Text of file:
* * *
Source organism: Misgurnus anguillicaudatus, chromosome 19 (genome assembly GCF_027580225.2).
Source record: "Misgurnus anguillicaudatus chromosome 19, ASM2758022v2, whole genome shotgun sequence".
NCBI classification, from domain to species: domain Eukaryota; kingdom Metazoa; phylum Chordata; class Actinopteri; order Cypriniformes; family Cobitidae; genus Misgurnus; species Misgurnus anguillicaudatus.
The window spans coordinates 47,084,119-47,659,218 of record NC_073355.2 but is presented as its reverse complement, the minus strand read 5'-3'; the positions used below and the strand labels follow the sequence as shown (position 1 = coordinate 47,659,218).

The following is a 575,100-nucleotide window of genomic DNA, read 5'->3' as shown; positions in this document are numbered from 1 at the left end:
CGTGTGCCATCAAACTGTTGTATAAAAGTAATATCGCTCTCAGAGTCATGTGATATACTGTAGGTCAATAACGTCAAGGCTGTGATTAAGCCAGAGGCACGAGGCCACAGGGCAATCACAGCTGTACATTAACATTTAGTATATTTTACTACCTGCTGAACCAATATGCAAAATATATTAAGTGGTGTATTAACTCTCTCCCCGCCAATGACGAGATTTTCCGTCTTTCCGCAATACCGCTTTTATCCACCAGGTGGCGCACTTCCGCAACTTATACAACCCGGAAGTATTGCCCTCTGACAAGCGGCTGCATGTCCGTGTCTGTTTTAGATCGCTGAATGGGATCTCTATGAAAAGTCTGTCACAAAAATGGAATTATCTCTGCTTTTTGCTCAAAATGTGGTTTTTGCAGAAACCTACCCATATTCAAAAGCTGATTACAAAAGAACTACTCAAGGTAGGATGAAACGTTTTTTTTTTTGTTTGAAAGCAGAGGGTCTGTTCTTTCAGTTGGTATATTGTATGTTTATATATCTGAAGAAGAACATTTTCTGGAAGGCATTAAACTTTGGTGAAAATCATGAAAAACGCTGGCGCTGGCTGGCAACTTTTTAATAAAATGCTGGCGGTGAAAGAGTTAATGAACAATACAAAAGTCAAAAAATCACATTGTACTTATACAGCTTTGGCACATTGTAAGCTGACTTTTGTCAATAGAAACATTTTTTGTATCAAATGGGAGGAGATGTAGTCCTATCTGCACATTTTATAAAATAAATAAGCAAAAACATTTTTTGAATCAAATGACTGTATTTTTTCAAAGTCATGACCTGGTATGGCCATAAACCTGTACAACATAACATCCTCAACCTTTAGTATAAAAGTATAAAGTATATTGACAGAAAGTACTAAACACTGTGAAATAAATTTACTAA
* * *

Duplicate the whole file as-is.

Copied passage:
Source organism: Misgurnus anguillicaudatus, chromosome 19 (genome assembly GCF_027580225.2).
Source record: "Misgurnus anguillicaudatus chromosome 19, ASM2758022v2, whole genome shotgun sequence".
NCBI classification, from domain to species: domain Eukaryota; kingdom Metazoa; phylum Chordata; class Actinopteri; order Cypriniformes; family Cobitidae; genus Misgurnus; species Misgurnus anguillicaudatus.
The window spans coordinates 47,084,119-47,659,218 of record NC_073355.2 but is presented as its reverse complement, the minus strand read 5'-3'; the positions used below and the strand labels follow the sequence as shown (position 1 = coordinate 47,659,218).

The following is a 575,100-nucleotide window of genomic DNA, read 5'->3' as shown; positions in this document are numbered from 1 at the left end:
CGTGTGCCATCAAACTGTTGTATAAAAGTAATATCGCTCTCAGAGTCATGTGATATACTGTAGGTCAATAACGTCAAGGCTGTGATTAAGCCAGAGGCACGAGGCCACAGGGCAATCACAGCTGTACATTAACATTTAGTATATTTTACTACCTGCTGAACCAATATGCAAAATATATTAAGTGGTGTATTAACTCTCTCCCCGCCAATGACGAGATTTTCCGTCTTTCCGCAATACCGCTTTTATCCACCAGGTGGCGCACTTCCGCAACTTATACAACCCGGAAGTATTGCCCTCTGACAAGCGGCTGCATGTCCGTGTCTGTTTTAGATCGCTGAATGGGATCTCTATGAAAAGTCTGTCACAAAAATGGAATTATCTCTGCTTTTTGCTCAAAATGTGGTTTTTGCAGAAACCTACCCATATTCAAAAGCTGATTACAAAAGAACTACTCAAGGTAGGATGAAACGTTTTTTTTTTTGTTTGAAAGCAGAGGGTCTGTTCTTTCAGTTGGTATATTGTATGTTTATATATCTGAAGAAGAACATTTTCTGGAAGGCATTAAACTTTGGTGAAAATCATGAAAAACGCTGGCGCTGGCTGGCAACTTTTTAATAAAATGCTGGCGGTGAAAGAGTTAATGAACAATACAAAAGTCAAAAAATCACATTGTACTTATACAGCTTTGGCACATTGTAAGCTGACTTTTGTCAATAGAAACATTTTTTGTATCAAATGGGAGGAGATGTAGTCCTATCTGCACATTTTATAAAATAAATAAGCAAAAACATTTTTTGAATCAAATGACTGTATTTTTTCAAAGTCATGACCTGGTATGGCCATAAACCTGTACAACATAACATCCTCAACCTTTAGTATAAAAGTATAAAGTATATTGACAGAAAGTACTAAACACTGTGAAATAAATTTACTAA